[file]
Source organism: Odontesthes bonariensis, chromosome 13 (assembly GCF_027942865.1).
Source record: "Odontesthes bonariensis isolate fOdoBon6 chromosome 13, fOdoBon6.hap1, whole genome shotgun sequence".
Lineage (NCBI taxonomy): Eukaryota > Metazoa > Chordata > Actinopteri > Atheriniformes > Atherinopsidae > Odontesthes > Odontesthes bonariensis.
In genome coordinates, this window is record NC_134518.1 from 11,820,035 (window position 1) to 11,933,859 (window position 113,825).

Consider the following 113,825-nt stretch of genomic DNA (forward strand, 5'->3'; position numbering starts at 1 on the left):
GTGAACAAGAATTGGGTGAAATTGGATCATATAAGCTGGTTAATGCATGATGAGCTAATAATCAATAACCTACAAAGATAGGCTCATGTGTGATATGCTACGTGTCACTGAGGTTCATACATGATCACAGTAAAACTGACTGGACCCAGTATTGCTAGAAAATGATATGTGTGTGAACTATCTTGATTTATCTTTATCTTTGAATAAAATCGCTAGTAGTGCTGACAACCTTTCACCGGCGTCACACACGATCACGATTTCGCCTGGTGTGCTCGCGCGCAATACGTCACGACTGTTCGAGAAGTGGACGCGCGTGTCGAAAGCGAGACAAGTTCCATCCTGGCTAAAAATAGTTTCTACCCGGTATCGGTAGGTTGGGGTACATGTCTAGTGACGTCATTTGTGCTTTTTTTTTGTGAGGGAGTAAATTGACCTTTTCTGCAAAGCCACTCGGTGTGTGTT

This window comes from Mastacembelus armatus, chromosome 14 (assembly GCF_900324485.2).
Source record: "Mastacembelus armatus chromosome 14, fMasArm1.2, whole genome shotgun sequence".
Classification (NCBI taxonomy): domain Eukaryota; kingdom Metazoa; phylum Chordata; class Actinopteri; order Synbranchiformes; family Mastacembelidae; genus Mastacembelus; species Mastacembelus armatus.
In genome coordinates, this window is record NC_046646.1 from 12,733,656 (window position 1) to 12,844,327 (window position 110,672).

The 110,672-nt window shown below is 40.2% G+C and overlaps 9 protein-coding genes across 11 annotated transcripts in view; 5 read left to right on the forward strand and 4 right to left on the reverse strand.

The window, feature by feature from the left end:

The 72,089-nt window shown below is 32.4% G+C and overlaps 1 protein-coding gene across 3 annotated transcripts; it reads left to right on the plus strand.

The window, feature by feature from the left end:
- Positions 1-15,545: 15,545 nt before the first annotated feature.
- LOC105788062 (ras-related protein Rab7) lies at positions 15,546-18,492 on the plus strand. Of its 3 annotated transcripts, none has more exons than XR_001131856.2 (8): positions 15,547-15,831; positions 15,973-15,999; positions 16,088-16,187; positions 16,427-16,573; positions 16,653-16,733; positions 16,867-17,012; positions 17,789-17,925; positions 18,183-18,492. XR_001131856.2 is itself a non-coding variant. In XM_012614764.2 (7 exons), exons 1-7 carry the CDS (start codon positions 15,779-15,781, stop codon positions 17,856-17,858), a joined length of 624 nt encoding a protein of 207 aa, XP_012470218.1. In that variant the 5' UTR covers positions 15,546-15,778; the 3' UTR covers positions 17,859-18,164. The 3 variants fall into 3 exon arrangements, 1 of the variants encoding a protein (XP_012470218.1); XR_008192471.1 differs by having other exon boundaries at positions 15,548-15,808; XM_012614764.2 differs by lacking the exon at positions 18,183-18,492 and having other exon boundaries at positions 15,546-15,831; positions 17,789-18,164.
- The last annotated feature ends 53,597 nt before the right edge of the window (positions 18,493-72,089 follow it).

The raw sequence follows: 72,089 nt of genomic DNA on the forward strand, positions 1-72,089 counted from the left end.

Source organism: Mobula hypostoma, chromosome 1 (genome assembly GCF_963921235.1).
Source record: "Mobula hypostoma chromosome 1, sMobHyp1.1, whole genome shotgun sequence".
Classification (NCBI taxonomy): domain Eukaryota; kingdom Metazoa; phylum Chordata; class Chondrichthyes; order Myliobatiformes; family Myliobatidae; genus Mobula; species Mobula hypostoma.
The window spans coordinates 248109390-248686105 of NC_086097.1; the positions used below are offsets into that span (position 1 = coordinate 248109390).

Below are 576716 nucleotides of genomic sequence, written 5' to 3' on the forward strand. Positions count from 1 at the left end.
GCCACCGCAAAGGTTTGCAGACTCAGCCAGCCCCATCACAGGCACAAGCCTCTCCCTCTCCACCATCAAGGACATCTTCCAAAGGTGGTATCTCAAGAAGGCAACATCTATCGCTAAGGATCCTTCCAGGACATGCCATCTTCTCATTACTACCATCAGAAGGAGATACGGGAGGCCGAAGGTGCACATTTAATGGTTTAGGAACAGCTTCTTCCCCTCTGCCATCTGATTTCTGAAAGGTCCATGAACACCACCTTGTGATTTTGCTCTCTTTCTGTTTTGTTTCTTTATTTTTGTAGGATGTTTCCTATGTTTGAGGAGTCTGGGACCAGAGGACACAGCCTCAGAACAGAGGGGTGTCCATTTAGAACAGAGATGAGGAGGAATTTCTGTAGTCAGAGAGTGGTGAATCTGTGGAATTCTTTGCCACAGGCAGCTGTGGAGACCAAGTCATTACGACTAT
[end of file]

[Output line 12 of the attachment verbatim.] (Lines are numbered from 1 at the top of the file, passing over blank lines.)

The window, feature by feature from the left end: